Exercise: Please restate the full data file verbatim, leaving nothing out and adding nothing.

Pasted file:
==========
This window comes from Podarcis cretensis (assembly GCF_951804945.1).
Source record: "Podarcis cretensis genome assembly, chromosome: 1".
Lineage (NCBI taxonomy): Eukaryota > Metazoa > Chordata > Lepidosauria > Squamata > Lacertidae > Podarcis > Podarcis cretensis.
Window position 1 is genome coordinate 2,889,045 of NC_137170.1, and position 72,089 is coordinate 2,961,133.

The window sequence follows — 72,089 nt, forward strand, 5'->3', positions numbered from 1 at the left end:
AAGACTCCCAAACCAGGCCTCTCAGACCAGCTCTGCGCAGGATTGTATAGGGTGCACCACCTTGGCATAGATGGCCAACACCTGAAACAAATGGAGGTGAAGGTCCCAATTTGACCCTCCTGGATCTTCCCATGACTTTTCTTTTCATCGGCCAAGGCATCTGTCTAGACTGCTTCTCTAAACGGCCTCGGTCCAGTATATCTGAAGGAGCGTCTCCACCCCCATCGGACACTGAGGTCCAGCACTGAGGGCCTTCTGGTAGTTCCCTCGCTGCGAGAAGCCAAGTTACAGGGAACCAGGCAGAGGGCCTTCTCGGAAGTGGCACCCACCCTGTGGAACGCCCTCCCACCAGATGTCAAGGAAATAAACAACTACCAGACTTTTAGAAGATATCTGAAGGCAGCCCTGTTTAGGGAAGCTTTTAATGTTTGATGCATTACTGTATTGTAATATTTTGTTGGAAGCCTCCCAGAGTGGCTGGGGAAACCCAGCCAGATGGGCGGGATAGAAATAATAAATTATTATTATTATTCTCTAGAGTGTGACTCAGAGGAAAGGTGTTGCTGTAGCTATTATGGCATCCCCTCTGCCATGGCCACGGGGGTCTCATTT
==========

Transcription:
This window comes from Podarcis cretensis (assembly GCF_951804945.1).
Source record: "Podarcis cretensis genome assembly, chromosome: 1".
Lineage (NCBI taxonomy): Eukaryota > Metazoa > Chordata > Lepidosauria > Squamata > Lacertidae > Podarcis > Podarcis cretensis.
Window position 1 is genome coordinate 2,889,045 of NC_137170.1, and position 72,089 is coordinate 2,961,133.

The window sequence follows — 72,089 nt, forward strand, 5'->3', positions numbered from 1 at the left end:
AAGACTCCCAAACCAGGCCTCTCAGACCAGCTCTGCGCAGGATTGTATAGGGTGCACCACCTTGGCATAGATGGCCAACACCTGAAACAAATGGAGGTGAAGGTCCCAATTTGACCCTCCTGGATCTTCCCATGACTTTTCTTTTCATCGGCCAAGGCATCTGTCTAGACTGCTTCTCTAAACGGCCTCGGTCCAGTATATCTGAAGGAGCGTCTCCACCCCCATCGGACACTGAGGTCCAGCACTGAGGGCCTTCTGGTAGTTCCCTCGCTGCGAGAAGCCAAGTTACAGGGAACCAGGCAGAGGGCCTTCTCGGAAGTGGCACCCACCCTGTGGAACGCCCTCCCACCAGATGTCAAGGAAATAAACAACTACCAGACTTTTAGAAGATATCTGAAGGCAGCCCTGTTTAGGGAAGCTTTTAATGTTTGATGCATTACTGTATTGTAATATTTTGTTGGAAGCCTCCCAGAGTGGCTGGGGAAACCCAGCCAGATGGGCGGGATAGAAATAATAAATTATTATTATTATTCTCTAGAGTGTGACTCAGAGGAAAGGTGTTGCTGTAGCTATTATGGCATCCCCTCTGCCATGGCCACGGGGGTCTCATTT